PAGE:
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Federal employees: Your TSP is part of your estate

On Behalf of | Dec 15, 2023 | Estate Planning |

Some important parts of your estate planning don’t involve estate plan documents like wills, trusts and advance directives. You can designate beneficiaries directly on some types of accounts. 

Retirement accounts are an example. If you’re a federal employee with a Thrift Saving Plan (TSP), you should designate one or more beneficiaries. If you don’t, the assets will automatically be distributed to your spouse, children or parents, depending on who survives you. If you have none of these, a distant relative could end up receiving them.

Note that the beneficiary doesn’t have to be a person. For example, some people make their living trust the beneficiary of their and other retirement accounts. By doing this, the funds move directly to your trust for disbursement to beneficiaries as you designate.

The TSP abides by your beneficiary designation rather than your will

One other important thing to remember: The entity that holds an account must abide by the beneficiary designation on the account – even if something different is listed in a person’s estate plan. That’s why it’s crucial if you make changes to do so directly on your account.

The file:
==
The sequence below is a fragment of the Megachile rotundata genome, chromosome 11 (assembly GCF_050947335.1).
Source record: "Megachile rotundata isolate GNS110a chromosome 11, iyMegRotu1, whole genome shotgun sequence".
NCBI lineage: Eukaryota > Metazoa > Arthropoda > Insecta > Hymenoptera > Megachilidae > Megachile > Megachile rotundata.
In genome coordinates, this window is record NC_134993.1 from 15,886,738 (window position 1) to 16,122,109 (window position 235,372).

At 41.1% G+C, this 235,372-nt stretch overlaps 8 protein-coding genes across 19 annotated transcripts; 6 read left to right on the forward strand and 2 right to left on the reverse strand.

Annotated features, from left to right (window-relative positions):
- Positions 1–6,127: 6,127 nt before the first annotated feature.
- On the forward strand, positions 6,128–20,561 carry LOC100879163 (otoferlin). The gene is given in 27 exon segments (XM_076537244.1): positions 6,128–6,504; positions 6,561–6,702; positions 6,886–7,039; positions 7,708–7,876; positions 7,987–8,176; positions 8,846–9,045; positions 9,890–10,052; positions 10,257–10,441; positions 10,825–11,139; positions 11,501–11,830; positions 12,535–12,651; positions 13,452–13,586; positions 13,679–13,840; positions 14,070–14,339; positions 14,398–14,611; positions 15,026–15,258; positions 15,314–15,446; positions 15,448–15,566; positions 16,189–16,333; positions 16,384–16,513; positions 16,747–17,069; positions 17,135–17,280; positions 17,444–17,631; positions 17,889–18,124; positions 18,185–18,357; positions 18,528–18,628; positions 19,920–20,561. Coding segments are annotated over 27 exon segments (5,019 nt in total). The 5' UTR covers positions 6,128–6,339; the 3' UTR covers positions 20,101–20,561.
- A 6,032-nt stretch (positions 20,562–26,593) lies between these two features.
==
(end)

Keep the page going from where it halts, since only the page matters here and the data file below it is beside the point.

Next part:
The TSP specifies that “your beneficiary designation must be on file with us at the time of your death. We cannot honor a will or any other document.” Don’t forget to make necessary changes as life events warrant – for example, if you marry or divorce.

What happens if you don’t designate any beneficiaries?

If you don’t have any beneficiaries listed on your TSP when you pass away, the assets are handled in a way that can be compared to when someone dies without a will (intestate). They’re distributed to family members in the order of how closely they’re related to you. Of course, this may or may not reflect how close your relationship actually was or whether or not you wanted them to have any portion of your TSP.

Can beneficiaries keep a TSP?

If a surviving spouse inherits the assets in a TSP, the plan administrator will establish a beneficiary participant account. Other beneficiaries are only allowed to have this type of account on a temporary basis. The funds will need to be transferred to an IRA.

As a federal employee, you have some unique benefits, like your TSP and your Federal Employee Group Life Insurance (FEGLI). Make sure that your loved ones are able to benefit from these after you’re gone. Having legal guidance will help you ensure that.